It is also important to note that Johnson garnered only 0.99 percent of the vote when he ran as a Libertarian in 2012, and it is highly unusual for any third-party or independent candidate to exceed that total. But 2016 is shaping up to be an unusual year in which disaffected progressives and alienated establishment Republicans might be shopping around for another option. It is probably safe to say that Johnson will set a record for the highest percentage of the national vote won by a Libertarian since the party’s founding in 1971, but that’s a low bar: 1.06 percent in 1980.

Johnson may well smash that record in a big way, if we look at his double-digit polling numbers in recent surveys, but history indicates those numbers are likely to fade after Labor Day, and very likely for the same reason the Wallace candidacy faded in 1968. As that election wore on and it became clear to even Wallace’s most deluded supporters that he couldn’t win, many of Wallace’s potential voters decided to support Nixon rather than “wasting” their votes. As a result, Nixon won the Carolinas and Tennessee narrowly over Wallace, and Ohio, New Jersey and Missouri by a slim margin over Humphrey, to secure an Electoral College majority.

Additionally, it is worth noting that upwards of 13 percent of voters expressed an intention to support neither Barack Obama nor Mitt Romney in 2012, but ultimately, only about two percent voted for other candidates. The current 21 percent who told Reuters-Ipsos pollsters they do not plan to vote for either Clinton or Trump is likely to fade significantly as it becomes clear that one of those two candidates will be elected president in November.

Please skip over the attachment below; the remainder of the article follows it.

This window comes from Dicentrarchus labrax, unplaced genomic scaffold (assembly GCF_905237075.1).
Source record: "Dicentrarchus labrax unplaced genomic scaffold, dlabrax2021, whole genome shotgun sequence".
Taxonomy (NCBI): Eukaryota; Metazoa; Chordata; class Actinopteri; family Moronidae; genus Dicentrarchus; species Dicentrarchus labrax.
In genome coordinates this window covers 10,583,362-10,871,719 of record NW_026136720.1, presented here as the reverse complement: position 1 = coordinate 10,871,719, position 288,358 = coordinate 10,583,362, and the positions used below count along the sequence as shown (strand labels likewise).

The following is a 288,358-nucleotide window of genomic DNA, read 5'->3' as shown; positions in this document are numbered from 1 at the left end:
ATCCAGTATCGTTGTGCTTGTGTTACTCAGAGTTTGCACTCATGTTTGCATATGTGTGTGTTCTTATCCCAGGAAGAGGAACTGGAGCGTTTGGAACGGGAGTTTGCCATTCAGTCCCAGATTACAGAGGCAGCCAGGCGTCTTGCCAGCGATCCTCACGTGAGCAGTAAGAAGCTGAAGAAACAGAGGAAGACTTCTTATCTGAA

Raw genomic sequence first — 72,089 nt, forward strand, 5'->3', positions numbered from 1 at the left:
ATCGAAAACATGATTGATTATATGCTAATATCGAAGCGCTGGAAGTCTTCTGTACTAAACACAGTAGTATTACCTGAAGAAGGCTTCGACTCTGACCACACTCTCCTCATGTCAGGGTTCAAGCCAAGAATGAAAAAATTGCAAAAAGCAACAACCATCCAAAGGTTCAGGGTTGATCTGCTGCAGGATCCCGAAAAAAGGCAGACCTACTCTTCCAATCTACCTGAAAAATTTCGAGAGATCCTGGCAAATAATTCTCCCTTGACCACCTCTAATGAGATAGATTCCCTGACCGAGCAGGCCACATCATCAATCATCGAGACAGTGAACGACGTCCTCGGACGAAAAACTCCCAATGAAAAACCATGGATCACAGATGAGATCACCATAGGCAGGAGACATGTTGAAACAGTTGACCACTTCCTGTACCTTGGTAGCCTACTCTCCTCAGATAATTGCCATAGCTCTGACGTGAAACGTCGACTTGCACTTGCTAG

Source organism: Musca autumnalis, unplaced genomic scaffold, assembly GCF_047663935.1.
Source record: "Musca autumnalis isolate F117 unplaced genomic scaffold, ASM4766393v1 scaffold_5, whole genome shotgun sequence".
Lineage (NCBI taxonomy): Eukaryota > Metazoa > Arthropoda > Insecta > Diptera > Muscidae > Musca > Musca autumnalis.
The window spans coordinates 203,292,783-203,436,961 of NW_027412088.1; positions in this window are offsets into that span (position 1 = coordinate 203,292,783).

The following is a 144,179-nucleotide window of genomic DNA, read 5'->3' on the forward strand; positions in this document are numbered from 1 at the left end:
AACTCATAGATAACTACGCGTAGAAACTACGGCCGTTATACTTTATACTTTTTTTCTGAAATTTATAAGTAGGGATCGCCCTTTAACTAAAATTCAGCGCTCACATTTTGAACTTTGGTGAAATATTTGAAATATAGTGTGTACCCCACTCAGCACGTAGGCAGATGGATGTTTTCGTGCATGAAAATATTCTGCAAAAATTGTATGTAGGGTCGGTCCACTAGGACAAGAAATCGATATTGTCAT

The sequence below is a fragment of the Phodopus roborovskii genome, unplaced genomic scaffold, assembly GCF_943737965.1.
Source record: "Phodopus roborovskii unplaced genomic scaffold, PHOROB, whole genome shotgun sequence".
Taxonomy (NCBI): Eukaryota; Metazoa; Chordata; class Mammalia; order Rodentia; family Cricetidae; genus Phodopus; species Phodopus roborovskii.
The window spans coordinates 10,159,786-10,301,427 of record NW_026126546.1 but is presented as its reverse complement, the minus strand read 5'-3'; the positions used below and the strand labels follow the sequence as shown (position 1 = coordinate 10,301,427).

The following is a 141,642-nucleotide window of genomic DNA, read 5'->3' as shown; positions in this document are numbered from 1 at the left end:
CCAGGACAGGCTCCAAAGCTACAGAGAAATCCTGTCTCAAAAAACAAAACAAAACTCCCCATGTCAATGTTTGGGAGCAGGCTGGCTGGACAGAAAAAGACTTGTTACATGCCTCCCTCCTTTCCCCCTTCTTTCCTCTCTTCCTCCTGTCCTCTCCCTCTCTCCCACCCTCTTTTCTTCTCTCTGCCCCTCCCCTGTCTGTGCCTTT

History isn’t always instructive, it is true. Before 2004, no president who had been elected despite placing second in the popular vote had ever won a second term, and that historical rule went by the boards with George W. Bush’s victory over John Kerry. Rules, as it has often been said, are made to be broken. However, history shows that Johnson, who is currently topping out around 12 percent, will face a tough battle to push his numbers over the 15 percent threshold needed to land him on the debate stage. If things do not get any worse for Clinton or Trump, Johnson’s odds of getting on that stage appear long.

Author’s Note: The Party Crasher thanks David F. Wallace of Washington, D.C., for suggesting this week’s topic.

Disclosure: Donald Trump is the father-in-law of Jared Kushner, the publisher of Observer Media.

Cliston Brown is a communications executive and political analyst in the San Francisco Bay Area who previously served as director of communications to a longtime Democratic Representative in Washington, D.C. Follow him on Twitter (@ClistonBrown) and visit his website at ClistonBrown.com.